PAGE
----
The recent Supreme Court ruling in South Dakota v. Wayfair Inc. is poised to complicate the way online retailers, big and small, do business. How will your business respond?
Until now, the law of the land has been that online retailers could avoid charging sales tax to customers in states where the seller did not have a physical presence, or nexus. For instance, if your business is located in New York and you were selling a product to a customer in Marietta, Oklahoma, you could forgo adding the combined 10% state and local sales taxes to the purchase price.
Unsurprisingly, customers in high-tax states have shown increased motivation to order from third-party marketplaces to avoid paying the additional sales taxes on their purchases (despite oft-ignored state laws that require customers to report and pay use taxes after the fact).
In the case of Amazon, over 50% of all sales are from third-party sellers. These sellers have been able to take advantage of the “physical presence” loophole as a way to undercut the local brick and mortar retailers in the states that collect sales taxes.
South Dakota v. Wayfair overturns the physical presence precedent (set by 1992’s Quill Corp v. North Dakota) and strips away these online interstate sales tax benefits enjoyed by both sellers and buyers. All online sellers are now expected to collect the appropriate sales tax on every transaction.
This raises some important questions and logistical hurdles that all ecommerce businesses need to be concerned with.
How are the states going to respond?
Supreme Court rulings are not like legislative actions that can take months or even years to roll out. When the court reaches a decision, it’s binding federal law.
This is a special case where the online sales tax issue has now been tossed into the hands of the individual states. It is up to them to enforce the court’s ruling and begin collecting on this new avenue for sales tax revenue if and how they choose to do so. In most cases, this will mean drafting and passing legislation to adjust state tax codes. The decision is technically federal law now, but it may take some time for states to put it into action.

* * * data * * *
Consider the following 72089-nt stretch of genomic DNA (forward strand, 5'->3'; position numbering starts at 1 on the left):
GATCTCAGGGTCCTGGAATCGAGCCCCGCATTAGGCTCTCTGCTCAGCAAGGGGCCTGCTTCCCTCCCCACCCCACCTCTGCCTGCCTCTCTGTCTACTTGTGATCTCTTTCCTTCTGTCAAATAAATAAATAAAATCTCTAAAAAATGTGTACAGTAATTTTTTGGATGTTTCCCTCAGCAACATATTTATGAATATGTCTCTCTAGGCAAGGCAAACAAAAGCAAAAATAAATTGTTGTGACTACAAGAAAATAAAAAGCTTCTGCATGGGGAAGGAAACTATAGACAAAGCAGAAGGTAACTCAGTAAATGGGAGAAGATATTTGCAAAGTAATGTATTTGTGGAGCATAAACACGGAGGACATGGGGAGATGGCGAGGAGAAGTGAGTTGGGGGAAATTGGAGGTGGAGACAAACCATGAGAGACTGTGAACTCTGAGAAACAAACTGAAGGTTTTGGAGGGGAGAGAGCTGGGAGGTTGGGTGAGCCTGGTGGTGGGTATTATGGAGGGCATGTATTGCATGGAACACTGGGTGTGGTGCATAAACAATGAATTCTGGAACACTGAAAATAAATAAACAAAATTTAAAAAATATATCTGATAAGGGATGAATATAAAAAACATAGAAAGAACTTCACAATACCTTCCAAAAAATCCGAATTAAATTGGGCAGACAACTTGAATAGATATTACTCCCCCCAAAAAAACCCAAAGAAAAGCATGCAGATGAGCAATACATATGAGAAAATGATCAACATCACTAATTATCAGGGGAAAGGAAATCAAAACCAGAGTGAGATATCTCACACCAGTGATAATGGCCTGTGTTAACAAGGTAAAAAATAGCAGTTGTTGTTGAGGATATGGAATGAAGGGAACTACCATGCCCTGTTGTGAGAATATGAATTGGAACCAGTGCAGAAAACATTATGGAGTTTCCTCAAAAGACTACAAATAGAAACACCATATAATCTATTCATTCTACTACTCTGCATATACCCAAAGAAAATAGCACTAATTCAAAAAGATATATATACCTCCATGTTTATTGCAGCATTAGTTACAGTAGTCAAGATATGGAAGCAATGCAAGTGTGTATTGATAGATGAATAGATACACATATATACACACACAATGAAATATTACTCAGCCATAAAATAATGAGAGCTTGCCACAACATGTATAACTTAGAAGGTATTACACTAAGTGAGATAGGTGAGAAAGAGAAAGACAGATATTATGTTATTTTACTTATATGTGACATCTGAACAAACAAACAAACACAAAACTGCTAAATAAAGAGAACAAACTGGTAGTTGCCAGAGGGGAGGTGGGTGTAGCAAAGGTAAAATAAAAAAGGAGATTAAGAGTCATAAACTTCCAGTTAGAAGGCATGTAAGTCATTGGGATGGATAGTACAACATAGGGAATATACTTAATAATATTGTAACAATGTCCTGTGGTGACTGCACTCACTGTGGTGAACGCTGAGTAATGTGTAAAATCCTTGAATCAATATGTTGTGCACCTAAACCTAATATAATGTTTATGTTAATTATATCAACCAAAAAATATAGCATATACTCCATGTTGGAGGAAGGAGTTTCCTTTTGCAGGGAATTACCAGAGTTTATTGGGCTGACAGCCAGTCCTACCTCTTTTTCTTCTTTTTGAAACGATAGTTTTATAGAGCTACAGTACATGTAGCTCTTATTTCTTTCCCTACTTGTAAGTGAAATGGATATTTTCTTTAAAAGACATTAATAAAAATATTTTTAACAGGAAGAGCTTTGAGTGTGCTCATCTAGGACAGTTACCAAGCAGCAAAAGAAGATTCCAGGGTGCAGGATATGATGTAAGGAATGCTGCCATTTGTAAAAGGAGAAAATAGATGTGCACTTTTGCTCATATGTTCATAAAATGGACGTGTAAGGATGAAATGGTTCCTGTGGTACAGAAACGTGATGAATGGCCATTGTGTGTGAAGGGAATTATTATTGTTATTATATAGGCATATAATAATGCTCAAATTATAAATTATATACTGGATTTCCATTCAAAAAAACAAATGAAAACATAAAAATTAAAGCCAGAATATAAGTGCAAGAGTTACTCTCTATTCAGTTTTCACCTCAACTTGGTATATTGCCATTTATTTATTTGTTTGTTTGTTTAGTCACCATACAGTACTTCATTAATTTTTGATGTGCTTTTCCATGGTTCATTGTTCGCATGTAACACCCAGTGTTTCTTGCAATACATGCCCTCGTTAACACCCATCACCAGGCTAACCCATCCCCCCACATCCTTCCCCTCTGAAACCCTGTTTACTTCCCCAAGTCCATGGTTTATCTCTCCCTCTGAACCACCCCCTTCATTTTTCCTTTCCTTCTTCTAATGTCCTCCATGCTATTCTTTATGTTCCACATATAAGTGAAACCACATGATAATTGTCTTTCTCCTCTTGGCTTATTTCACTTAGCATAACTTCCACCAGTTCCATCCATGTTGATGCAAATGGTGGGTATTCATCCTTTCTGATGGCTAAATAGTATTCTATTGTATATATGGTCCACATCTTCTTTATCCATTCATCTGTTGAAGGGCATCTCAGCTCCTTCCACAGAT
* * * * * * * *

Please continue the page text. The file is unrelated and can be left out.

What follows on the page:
Some states will fast track this process by borrowing the framework of the existing South Dakota law (which is complicated by sales volume and transaction value thresholds), while other states may take their own approaches.
Ultimately, it is likely many states will take a cue from states like Pennsylvania and Washington that already have laws on the books holding the marketplaces (like Amazon and Walmart) accountable for the sales tax collection on their platforms instead of chasing after the individual third-party sellers. After all, there’s more to be gained by regulating the whole pond rather than trying to wrangle each of the individual fish swimming in it – especially when those fish account for over half of all ecommerce sales.
One thing is for sure, states will certainly be weighing how much they want to poke the bear that is interstate commerce law. This will not be the last time the sales tax issue has its day in court.
Regardless, online sellers will need to stay abreast of these developments in every state they ship to.
What does South Dakota v. Wayfair mean for individual sellers?
The South Dakota v. Wayfair decision means that sellers must charge, collect, and document the proper amount of sales tax for each state and jurisdiction they sell to. What’s more, sellers will need to file sales tax returns with each state that they do business with each year.
There is hope that states will take steps to simplify the process as Pennsylvania and Washington already have, but there will certainly be states that do not.
Many states already have complicated sales tax structures that differentiate between types of products, where the sale originates, and even what specific county or city the customer lives in. This isn’t just a case of sellers having to become familiar with a few dozen state sales tax rates, there are literally thousands of possible combinations of state and local sales tax considerations to account for.
I won’t sugar-coat it – interstate sales are going to be more complicated than ever before.
What impact will South Dakota v. Wayfair have on online sales?
For customers whose primary reason for shopping online is dodging sales tax, the South Dakota v. Wayfair ruling all but eliminates their motivation for clicking the ‘Check Out’ button. Third-party sellers will certainly feel the impact on their bottom lines.